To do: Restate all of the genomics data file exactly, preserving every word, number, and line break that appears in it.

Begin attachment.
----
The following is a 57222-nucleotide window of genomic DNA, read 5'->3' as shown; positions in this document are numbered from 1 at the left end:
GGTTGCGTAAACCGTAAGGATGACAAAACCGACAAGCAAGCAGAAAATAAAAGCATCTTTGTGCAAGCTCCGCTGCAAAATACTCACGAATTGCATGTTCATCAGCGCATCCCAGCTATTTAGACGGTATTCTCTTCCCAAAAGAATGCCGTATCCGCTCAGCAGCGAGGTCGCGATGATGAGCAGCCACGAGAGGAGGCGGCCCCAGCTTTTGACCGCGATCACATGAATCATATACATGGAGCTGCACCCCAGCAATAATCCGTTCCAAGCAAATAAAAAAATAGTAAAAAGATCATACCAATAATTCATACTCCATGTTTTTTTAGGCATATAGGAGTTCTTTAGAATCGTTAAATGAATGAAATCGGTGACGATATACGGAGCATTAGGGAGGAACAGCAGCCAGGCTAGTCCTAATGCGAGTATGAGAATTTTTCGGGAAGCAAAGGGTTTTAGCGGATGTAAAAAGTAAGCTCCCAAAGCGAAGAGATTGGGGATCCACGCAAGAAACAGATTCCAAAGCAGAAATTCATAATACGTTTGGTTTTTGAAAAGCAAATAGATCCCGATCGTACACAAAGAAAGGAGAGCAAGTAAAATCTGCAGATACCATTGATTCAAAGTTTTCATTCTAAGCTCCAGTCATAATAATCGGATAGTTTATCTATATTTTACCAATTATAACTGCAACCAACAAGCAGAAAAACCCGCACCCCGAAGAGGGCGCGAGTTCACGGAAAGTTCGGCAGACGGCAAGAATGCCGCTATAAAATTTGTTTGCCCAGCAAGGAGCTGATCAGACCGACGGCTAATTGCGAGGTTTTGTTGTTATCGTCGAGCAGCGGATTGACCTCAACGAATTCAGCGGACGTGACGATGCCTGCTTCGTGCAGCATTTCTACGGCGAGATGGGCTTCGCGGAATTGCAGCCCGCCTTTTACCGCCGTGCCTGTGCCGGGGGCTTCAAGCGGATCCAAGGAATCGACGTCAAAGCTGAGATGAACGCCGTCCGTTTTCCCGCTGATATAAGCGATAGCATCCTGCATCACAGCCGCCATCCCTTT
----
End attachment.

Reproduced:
The following is a 57222-nucleotide window of genomic DNA, read 5'->3' as shown; positions in this document are numbered from 1 at the left end:
GGTTGCGTAAACCGTAAGGATGACAAAACCGACAAGCAAGCAGAAAATAAAAGCATCTTTGTGCAAGCTCCGCTGCAAAATACTCACGAATTGCATGTTCATCAGCGCATCCCAGCTATTTAGACGGTATTCTCTTCCCAAAAGAATGCCGTATCCGCTCAGCAGCGAGGTCGCGATGATGAGCAGCCACGAGAGGAGGCGGCCCCAGCTTTTGACCGCGATCACATGAATCATATACATGGAGCTGCACCCCAGCAATAATCCGTTCCAAGCAAATAAAAAAATAGTAAAAAGATCATACCAATAATTCATACTCCATGTTTTTTTAGGCATATAGGAGTTCTTTAGAATCGTTAAATGAATGAAATCGGTGACGATATACGGAGCATTAGGGAGGAACAGCAGCCAGGCTAGTCCTAATGCGAGTATGAGAATTTTTCGGGAAGCAAAGGGTTTTAGCGGATGTAAAAAGTAAGCTCCCAAAGCGAAGAGATTGGGGATCCACGCAAGAAACAGATTCCAAAGCAGAAATTCATAATACGTTTGGTTTTTGAAAAGCAAATAGATCCCGATCGTACACAAAGAAAGGAGAGCAAGTAAAATCTGCAGATACCATTGATTCAAAGTTTTCATTCTAAGCTCCAGTCATAATAATCGGATAGTTTATCTATATTTTACCAATTATAACTGCAACCAACAAGCAGAAAAACCCGCACCCCGAAGAGGGCGCGAGTTCACGGAAAGTTCGGCAGACGGCAAGAATGCCGCTATAAAATTTGTTTGCCCAGCAAGGAGCTGATCAGACCGACGGCTAATTGCGAGGTTTTGTTGTTATCGTCGAGCAGCGGATTGACCTCAACGAATTCAGCGGACGTGACGATGCCTGCTTCGTGCAGCATTTCTACGGCGAGATGGGCTTCGCGGAATTGCAGCCCGCCTTTTACCGCCGTGCCTGTGCCGGGGGCTTCAAGCGGATCCAAGGAATCGACGTCAAAGCTGAGATGAACGCCGTCCGTTTTCCCGCTGATATAAGCGATAGCATCCTGCATCACAGCCGCCATCCCTTT